With Schools Closed, Districts Are Committed To Keeping Kids Fed

Large or small, urban or rural, school districts around the country are working hard to ensure students don’t go hungry. 

As classrooms remain shut down to contain the spread of COVID-19, school districts across the country are responding to the unanticipated and prolonged break in the academic year by continuing to provide meals to students, many of whom rely on the breakfasts and lunches normally served on campus to meet their nutritional needs.

From urban and suburban communities to more rural areas, districts nationwide have arranged for families to retrieve grab-and-go meals at designated pickup sites or school bus stops. In some cases, districts are even making home deliveries. In most cases, cafeteria workers and school staff are preparing the food. In some districts, they wear masks and have their temperature checked before packing up the meals.

With over 26 million students, or more than half of all public school children in the country, qualifying for free or reduced-price meals, the need to feed them doesn’t go away simply when campuses shut down.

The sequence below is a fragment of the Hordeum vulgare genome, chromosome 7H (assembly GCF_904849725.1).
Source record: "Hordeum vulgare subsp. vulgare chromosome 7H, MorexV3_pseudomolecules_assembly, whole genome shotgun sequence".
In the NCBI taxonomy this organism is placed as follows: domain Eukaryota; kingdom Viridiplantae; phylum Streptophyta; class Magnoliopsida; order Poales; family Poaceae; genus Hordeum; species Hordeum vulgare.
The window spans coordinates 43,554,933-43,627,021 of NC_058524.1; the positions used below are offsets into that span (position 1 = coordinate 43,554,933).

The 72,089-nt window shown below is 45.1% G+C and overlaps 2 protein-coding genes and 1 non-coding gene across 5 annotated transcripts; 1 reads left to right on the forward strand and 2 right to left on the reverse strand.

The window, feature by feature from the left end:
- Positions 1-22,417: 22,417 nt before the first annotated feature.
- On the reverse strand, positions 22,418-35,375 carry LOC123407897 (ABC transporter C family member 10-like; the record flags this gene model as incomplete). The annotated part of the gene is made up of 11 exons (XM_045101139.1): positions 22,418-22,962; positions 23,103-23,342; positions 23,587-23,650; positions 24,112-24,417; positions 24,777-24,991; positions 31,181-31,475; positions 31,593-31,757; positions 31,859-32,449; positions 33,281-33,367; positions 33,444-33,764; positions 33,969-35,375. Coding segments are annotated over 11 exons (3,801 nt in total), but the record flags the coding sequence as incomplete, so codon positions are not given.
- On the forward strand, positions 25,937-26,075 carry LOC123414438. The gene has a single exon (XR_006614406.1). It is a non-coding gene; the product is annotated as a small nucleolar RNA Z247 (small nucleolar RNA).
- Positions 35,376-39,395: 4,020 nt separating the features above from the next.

Research suggests that hunger and food insecurity can lead to toxic stress, which can negatively impact a child’s ability to process information and learn. Additionally, those who work in schools say it’s critical during times like this, when anxiety levels are high and many families are coping with financial hardships and the added burden of homeschooling, that students aren’t missing out on the nutrients they need to fortify themselves.

Jan Desmarais-Morse, a school counselor in Indiana, said at least knowing where one’s next meal is coming from in the midst of all this chaos can have a calming effect.